Carlos Schwabe: 2 Artist of the Soul

Carlos Schwabe (1866–1926), Death and the Gravedigger (c 1895-1900), media and dimensions not known, Musée d'Orsay, Paris. Wikimedia Commons.

In the first article looking at the paintings of Carlos Schwabe (1866–1926), I showed examples up to about 1895-96, ending with four taken from the illustrated edition of Baudelaire’s poems Les Fleurs du Mal (Flowers of Evil) which was published in 1900.

In February 1896, Schwabe was among those who exhibited with les artistes de l’âme (Artists of the Soul) in the lobby of Théâtre de la Bodinière in Paris. Other noted Symbolists who had formed this breakaway movement included Edmond Aman-Jean, Alphonse Osbert and Lucien Lévy-Dhurmer. Although it attracted the attention of the critics of the day, its impact was less than that of the Salon de la Rose+Croix.

Carlos Schwabe (1866–1926), Poster for ‘Fervaal’ (1898), design for a poster for a performance of Vincent d’Indy’s opera ‘Fervaal’ on 10 May 1898 at the Théâtre de l’Opéra-Comique, Paris. Location not known, restored by Adam Cuerden. Wikimedia Commons.

In 1898, Schwabe designed and painted this poster for the French première performance of his friend Vincent d’Indy’s opera Fervaal, which was staged on 10 May 1898 at the Théâtre de l’Opéra-Comique, Paris. Based in part on an obscure Swedish poem, it centres on Celtic battles with Saracens, with a good deal of Norse mythology and sorcery added. This painting shows the closing moments, in which the Gaulish hero of the title carries the lifeless body of his lover, daughter of the Saracen emir and a sorceress, up a mountain just as the reign of a ‘new God’ is about to start. Sadly, the opera wasn’t a success, and has been performed very infrequently since.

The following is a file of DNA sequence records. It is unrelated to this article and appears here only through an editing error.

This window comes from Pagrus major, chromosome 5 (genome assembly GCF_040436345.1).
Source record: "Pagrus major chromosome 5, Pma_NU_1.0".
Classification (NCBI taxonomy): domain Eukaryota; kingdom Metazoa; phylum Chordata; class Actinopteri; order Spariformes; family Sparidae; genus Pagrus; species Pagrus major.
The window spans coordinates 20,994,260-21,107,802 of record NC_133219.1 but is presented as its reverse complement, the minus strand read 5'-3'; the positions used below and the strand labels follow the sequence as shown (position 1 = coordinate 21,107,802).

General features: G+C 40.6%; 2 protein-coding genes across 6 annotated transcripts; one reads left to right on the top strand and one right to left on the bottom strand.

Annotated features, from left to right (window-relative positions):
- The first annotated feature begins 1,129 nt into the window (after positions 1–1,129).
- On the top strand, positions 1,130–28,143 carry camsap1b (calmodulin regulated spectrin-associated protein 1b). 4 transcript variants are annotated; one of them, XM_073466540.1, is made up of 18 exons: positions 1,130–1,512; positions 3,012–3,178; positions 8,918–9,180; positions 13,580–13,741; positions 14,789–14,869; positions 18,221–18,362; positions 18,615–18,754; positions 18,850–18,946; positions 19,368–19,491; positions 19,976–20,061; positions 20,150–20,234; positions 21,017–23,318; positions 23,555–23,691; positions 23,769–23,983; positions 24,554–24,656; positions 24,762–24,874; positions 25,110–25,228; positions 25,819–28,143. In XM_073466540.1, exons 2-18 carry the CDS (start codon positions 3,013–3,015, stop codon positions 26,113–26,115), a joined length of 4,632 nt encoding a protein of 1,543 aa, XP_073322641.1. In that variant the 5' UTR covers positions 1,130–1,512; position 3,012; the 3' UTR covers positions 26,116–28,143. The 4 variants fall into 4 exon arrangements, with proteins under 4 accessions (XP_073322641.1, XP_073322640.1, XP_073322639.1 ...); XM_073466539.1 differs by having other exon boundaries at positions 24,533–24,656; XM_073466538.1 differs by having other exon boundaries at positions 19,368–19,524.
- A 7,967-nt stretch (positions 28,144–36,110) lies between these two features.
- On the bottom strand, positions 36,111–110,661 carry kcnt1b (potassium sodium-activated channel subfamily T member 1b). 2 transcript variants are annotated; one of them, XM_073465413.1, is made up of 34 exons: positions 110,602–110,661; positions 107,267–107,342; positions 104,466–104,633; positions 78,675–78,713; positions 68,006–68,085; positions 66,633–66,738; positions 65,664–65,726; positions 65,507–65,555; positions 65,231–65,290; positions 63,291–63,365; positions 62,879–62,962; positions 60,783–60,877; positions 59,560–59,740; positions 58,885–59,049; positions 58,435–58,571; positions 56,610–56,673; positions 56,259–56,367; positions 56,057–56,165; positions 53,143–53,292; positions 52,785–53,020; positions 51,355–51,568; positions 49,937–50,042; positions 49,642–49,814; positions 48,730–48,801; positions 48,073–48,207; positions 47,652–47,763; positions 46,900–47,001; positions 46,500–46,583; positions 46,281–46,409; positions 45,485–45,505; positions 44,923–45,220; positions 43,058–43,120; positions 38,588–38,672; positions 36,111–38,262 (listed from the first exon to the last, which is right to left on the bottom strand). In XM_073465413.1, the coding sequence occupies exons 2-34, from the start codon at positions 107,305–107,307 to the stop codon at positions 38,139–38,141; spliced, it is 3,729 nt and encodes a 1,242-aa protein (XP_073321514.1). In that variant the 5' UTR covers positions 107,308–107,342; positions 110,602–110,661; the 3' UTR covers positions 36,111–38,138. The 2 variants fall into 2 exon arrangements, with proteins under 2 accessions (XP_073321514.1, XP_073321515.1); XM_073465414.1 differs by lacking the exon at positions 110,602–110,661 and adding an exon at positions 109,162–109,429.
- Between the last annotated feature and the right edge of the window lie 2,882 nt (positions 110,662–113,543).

Carlos Schwabe (1866–1926), The Virgin with Lilies (1899), further details not known. Wikimedia Commons.

The following year, Schwabe painted one of at least two versions of a more conventional Christian motif, The Virgin with Lilies (1899) (above), which is dominated by the sweeping curve of its rhythmic flowers. Below is another version with the same title, but no date, on a tondo. This lacks the same rhythm, emphasising the rays of heavenly light instead.

Carlos Schwabe (1866–1926), The Virgin with Lilies (date not known), further details not known. Wikimedia Commons.
Carlos Schwabe (1866–1926), Death and the Gravedigger (1900), watercolour, gouache and pencil on paper, 75 x 55.5 cm, Musée d’Orsay, Paris. Wikimedia Commons.

Schwabe developed the theme of the Grim Reaper further in his watercolour of Death of the Gravedigger from 1900. An old gravedigger is seen deep in his own work, on a snowy winter’s day. Squatting beside that grave is the female figure of Death, holding in her right hand a small oil lamp emitting an unnatural green light. She looks languidly down at the gravedigger, and he looks up at her in fear. The long barren twigs of a weeping willow form a curtain which echoes the curves of her wings.

Carlos Schwabe (1866–1926), Woman with a Cradle Among Flowers, or Fate (1900), media not known, 37 x 19 cm, Private collection. Wikimedia Commons.